Swaner turns out Master Naturalists every summer | ParkRecord.com

Swaner turns out Master Naturalists every summer

A Master Naturalist class explores one of the ponds on the Swaner Preserve. Participants learn about the plants and animals that make up the 1,200-acre watershed ecosystem. (Courtesy of the Swaner Preserve and EcoCenter)

Five years ago, the Swaner EcoCenter staff began looking for ways to get adults interested in conservation and out onto the 1,200 acre preserve. It partnered with Utah State University Extension Assistant Professor Mark Larese-Casanova to offer a Utah Master Naturalist program.

"I have a couple of partners that have offered the courses for several years," said Larese-Casanova said during an interview with The Park Record. "The Swaner Preserve and EcoCenter is one of the oldest at five years and Hogle Zoo in Salt Lake City has taught the courses for eight or nine years, now."

The program, which will run this year from June 27 to July 1, was created out of necessity, he said.

"We noticed that many nature organizations, such as the Swaner Preserve and EcoCenter, largely focus their efforts on field-trip programs or summer camps for school kids," Larese-Casanova explained. "However, we noticed that these organizations lacked adult programming, and some had expressed interest in providing new adult-education programs, but didn’t have the resources to develop a curriculum."

He thought USU could help develop resources and curriculum for nature-based education programs that focuses on biomes and ecosystems in Utah.

"I developed three 40-hour courses that focus on watersheds, deserts and mountains," Larese-Casanova said. "In each of those programs, we teach the science of those ecosystems — everything from geology to climate, plant communities and plant and animal adaptations for living in these environments."

The classes also focus on the connection of humans with these ecosystems throughout history.

"We look at everything all the way up to the present, including the conservation and management issues," he said. "We give hands-on experiences so people can contribute to conservation efforts.

"For example, on the Swaner Preserve, we may spend half the day on the wetlands learning about the Columbian spotted frog that was recently reintroduced to the area or talk about the restoring these wetlands that had historically been drained and grazed by herds of cattle," Larese-Casanova said. "The Swaner Preserve has been such a great partner because they are so active in conservation efforts."

While working with the Swaner Preserve, Larese-Casanova has seen many changes including the construction of the EcoCenter and having it gifted to Utah State University.

"It’s also great to see the vision of the Swaner family to create such an important and beautiful place in an area that has such a high demand for development," he said.

Nell Larson, executive director of the Swaner Preserve and EcoCenter, said the Master Naturalist program always fills up, as it has this year.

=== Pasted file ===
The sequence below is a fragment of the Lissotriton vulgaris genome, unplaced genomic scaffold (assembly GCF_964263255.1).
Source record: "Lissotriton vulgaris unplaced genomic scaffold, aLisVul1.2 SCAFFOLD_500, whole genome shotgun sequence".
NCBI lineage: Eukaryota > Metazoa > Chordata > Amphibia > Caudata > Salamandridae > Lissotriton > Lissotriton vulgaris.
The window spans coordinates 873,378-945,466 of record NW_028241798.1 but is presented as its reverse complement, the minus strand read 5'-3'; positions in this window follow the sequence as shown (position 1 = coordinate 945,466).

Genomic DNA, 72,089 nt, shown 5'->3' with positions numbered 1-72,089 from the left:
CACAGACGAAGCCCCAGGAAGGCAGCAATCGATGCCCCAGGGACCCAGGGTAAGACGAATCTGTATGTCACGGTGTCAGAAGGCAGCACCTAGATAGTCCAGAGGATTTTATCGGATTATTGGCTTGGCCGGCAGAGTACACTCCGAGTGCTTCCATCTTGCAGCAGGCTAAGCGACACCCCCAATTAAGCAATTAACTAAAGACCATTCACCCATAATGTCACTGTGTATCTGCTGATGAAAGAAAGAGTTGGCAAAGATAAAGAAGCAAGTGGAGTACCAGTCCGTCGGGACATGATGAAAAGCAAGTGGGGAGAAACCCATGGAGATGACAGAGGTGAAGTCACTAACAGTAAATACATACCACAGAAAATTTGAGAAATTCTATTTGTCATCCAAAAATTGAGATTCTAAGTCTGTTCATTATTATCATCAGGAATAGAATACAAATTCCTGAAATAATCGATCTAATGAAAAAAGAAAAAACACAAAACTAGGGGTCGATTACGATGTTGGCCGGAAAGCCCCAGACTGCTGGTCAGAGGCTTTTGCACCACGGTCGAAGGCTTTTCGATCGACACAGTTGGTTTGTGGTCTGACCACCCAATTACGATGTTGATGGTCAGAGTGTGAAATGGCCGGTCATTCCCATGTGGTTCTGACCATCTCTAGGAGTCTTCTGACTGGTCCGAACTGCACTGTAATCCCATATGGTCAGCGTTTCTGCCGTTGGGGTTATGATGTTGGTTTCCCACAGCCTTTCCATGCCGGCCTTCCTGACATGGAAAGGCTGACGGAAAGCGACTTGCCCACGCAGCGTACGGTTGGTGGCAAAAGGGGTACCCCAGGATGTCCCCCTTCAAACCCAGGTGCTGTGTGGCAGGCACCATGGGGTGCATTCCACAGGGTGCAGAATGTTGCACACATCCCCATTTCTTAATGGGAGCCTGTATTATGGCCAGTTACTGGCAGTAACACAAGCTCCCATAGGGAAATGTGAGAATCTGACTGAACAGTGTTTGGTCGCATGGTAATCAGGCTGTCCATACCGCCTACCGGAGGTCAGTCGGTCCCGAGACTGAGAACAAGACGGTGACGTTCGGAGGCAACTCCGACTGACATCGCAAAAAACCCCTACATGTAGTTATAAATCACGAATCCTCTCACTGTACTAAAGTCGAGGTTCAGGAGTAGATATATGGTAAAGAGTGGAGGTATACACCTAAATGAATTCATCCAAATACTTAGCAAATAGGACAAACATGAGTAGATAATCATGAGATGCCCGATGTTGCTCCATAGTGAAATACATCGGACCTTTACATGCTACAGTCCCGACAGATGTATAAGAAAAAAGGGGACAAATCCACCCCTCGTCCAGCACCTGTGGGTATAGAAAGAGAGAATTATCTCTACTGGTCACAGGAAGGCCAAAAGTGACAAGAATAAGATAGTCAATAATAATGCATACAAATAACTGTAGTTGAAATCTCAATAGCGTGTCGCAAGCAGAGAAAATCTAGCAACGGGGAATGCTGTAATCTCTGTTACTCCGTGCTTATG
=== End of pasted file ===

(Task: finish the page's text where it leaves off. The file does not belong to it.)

"We offer this just once a year during the summer and the reason is because we often have teachers who want to take the course so they can take bits and pieces of what they learned back to their classroom," she said. "We open the registration several months in advance. It’s a small class, because that makes it easy for us to visit a variety of locations. It also ensure everyone gets the attention they need."

Larson enjoys offering the program because participants not only the small-scale elements such as plants, insects and birds, but also study how entire ecosystems and watersheds work.

"Although this sounds kind of intimidating, it isn’t," she said. "This class is open to everyone, no matter if you do or don’t have background in the environment."

Larese-Casanova enjoys working with Larson and Conservation Coordinator Brittany Ingalls, who co-teach the course.

"It is a great partnership," he said. "They both have a lot of knowledge and experience in land conservation, and they both contribute a lot to the course."

The Swaner Preserve and EcoCenter and Hogle Zoo aren’t the only organizations that have partnered with Larese-Casanova for the Master Naturalist program.

Others include Natural Connections in Logan Canyon, Stem-U Institute at Utah State University, Antelope Island State Park, Dead Horse Point State Park and Great Basin National Park in Nevada, he said.

"We offer courses throughout the state of Utah and if folks are interested in participating, there are still other openings in other classes," he said.

The Swaner Preserve and EcoCenter will host its Utah Master Naturalists program from Monday, June. 27, to Friday, July 1. This year’s session is full. For more information, visit http://www.swanerecocenter.org. Registration for other Utah Master Naturalist programs is being accepted online at extension.usu.edu/utahmasternaturalist.

Support Local Journalism

Support Local Journalism

Readers around Park City and Summit County make the Park Record's work possible. Your financial contribution supports our efforts to deliver quality, locally relevant journalism.

Now more than ever, your support is critical to help us keep our community informed about the evolving coronavirus pandemic and the impact it is having locally. Every contribution, however large or small, will make a difference.

Each donation will be used exclusively for the development and creation of increased news coverage.


Start a dialogue, stay on topic and be civil.
If you don't follow the rules, your comment may be deleted.

User Legend: iconModerator iconTrusted User